From 1750 to 1850 India experienced one of its most turbulent and violent periods. Fissures in the Mughal Empire that had controlled most of the subcontinent since the early sixteenth century allowed competing states to take control. Written down as history, it sounds like yet another shuffling of rulers and borders, but for the contemporaries it meant slaughter and starvation. When you keep in mind the scope of the calamities, the ethereal world of the art produced at the time comes as a surprise.
“Here lovers cling to each other in abandon, surrounded by a mosaic of cushions and bolsters; elephants run amok and dart under the arches scraping their sides; armies of monkeys and bears turn into a vast cloud as they advance upon Lanka; the universe comes into being before one’s eyes as matter begins to form from void; a tiger shot in a forest tumbles nineteen times over before it falls to the ground; a blind poet envisions baby Krishna waking up; princes stand on marble embankments feeding crocodiles;… boats ply on gentle waters while lovers escape to fragrant arbours. There is so much to see here, and savour, as painters play around with time and keep manipulating space at will.”
So writes William Dalrymple in his NYRB article about the recent Metropolitan Museum exhibit called Divine Pleasures: Painting from India’s Rajput Courts. As the artist circles at the Mughal court started to break up, the painters found employment at the smaller courts, and their collective output led to the creation of a distinct type of painting–joyous, romantic and exuberant.
The underlying principle is pleasure. In the Hindu tradition, the the three aims of life are dharma (righteousness), artha (power), and kama (pleasure). The talk of pleasure as frivolous and superfluous–“who needs pretty pictures in the time of war?”–wouldn’t have made sense to Indians in the 18th century, as throughout most of their long history. Pleasure is a goal in itself. It makes things whole. It is about literature and religion, poetry and history, culture and politics. Artists capturing the god Krishna surrounded by flower adorned maidens or enchanted landscapes with magical birds and vines aimed to touch the viewer’s soul by delighting the eye. They’re full of emotion. Art–along with music, literature or perfume–works when it’s a whole aesthetic experience and a source of kama, pleasure.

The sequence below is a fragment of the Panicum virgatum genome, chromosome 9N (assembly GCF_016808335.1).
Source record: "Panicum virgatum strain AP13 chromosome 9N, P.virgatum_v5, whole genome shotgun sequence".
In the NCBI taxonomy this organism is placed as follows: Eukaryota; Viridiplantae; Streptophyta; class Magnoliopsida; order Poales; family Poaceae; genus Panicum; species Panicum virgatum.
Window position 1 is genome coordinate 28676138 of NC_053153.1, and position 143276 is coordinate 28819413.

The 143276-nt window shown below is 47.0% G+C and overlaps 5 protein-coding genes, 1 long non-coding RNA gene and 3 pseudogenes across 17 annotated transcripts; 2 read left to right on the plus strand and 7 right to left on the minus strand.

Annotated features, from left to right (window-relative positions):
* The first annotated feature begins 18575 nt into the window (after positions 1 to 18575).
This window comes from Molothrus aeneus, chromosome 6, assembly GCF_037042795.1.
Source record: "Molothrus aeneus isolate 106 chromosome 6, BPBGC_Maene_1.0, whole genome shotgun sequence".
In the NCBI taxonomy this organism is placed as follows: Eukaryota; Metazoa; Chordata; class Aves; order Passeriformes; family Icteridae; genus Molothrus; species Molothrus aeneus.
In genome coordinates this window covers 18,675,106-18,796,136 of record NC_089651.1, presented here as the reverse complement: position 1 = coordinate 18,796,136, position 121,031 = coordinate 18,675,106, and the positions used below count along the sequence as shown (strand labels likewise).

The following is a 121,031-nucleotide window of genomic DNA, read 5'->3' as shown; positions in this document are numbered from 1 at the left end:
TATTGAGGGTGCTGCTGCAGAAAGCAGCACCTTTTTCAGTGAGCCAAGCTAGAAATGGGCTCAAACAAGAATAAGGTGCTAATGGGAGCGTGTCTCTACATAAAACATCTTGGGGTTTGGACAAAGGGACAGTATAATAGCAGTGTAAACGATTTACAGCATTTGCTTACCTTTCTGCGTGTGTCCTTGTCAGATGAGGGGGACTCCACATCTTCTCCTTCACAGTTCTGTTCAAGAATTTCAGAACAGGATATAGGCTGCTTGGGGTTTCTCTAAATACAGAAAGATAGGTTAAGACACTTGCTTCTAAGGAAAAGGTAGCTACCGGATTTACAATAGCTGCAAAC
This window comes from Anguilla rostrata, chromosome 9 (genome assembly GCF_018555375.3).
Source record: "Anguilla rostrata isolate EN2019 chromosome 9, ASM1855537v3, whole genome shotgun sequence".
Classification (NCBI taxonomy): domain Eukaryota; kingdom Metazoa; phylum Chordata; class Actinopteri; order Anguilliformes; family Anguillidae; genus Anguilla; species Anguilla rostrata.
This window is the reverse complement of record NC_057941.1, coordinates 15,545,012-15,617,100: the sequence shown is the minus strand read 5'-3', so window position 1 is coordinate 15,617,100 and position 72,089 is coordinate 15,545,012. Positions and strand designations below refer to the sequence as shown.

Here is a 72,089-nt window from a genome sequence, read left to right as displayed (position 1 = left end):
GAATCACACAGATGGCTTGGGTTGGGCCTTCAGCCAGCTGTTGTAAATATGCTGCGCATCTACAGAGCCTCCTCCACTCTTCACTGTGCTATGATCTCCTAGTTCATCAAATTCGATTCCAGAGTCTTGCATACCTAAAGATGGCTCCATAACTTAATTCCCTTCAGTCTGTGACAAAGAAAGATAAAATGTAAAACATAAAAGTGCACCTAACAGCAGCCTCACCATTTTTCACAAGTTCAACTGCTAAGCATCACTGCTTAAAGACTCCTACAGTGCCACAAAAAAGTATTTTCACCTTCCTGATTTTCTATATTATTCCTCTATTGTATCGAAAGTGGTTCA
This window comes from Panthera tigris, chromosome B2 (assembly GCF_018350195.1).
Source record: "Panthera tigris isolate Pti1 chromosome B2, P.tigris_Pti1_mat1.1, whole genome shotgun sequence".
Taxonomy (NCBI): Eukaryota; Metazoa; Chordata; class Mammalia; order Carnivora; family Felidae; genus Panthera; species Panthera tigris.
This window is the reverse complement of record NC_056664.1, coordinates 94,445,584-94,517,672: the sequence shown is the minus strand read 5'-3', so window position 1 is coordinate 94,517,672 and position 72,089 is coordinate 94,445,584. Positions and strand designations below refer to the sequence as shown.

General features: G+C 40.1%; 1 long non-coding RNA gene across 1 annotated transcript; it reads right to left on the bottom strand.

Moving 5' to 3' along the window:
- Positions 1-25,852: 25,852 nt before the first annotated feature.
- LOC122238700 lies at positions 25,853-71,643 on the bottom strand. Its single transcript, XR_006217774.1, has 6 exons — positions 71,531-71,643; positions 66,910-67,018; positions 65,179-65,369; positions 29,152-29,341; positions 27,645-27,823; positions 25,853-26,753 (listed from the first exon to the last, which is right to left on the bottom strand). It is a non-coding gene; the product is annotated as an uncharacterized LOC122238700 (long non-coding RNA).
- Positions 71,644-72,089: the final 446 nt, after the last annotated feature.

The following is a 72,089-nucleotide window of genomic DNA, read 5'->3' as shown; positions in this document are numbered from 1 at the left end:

After the British put down the Great Uprising of 1857 and started rapidly absorbing the subcontinent into their empire, the world of the Rajput courts and their refined arts vanished. 19th century British colonial officials, such James Mill, saw Indian culture as backward, underdeveloped, and on the low civilizational level, “very nearly the same with that of the Chinese, the Persians, and the Arabians.” For them it became a matter of policy that “the arts, the knowledge, and the manners of Europe … be brought to their doors, and forced by an irresistible moral pressure on their acceptance.”* And force the British did.
Those who aren’t able to experience Rajput art at the museum, the lavishly produced catalogue of the Divine Pleasures exhibit (edited by Terence McInerney with Navina Najat Haidar and Steven M. Kossak) will be a window to a vibrant and whimsical world. The flowers are lover’s lips, and the clouds are their tender embraces. Animals have feelings. Gods enjoy playing innocent pranks on their devotees, like stealing their clothes while they’re bathing. Officials are presented as holding fragrant blossoms to their noses–we’re in a society where the knowledge of scents is a mark of culture and intelligence. The colors are rich and saturated: ochre, sienna, emerald green, and saffron yellow. It’s the kind of experience described in the Hindu aesthetics as rasavadana, the tasting of rasa–delight, essence, bliss.
*J.Mill, ‘Bruce’s Report on the East-India Negotiation’, The Monthly Review, 70, 1813.
Divine Pleasures: Painting from India’s Rajput Courts—The Kronos Collections
an exhibition at the Metropolitan Museum of Art, New York City, June 14–September 12, 2016
Catalog of the exhibition by Terence McInerney with Steven M. Kossak and Navina Najat Haidar
Metropolitan Museum of Art, 262 pp., $50.00 (distributed by Yale University Press)
Image: 1) Krishna and the Gopis on the Bank of the Yamuna River, miniature painting from the Tehri Garwhal Gita Govinda, circa 1775–1780. 2) Rao Raja Bishen Singh of Uniara, photography by Bois de Jasmin. Kronos Collections, Metropolitan Museum of Art.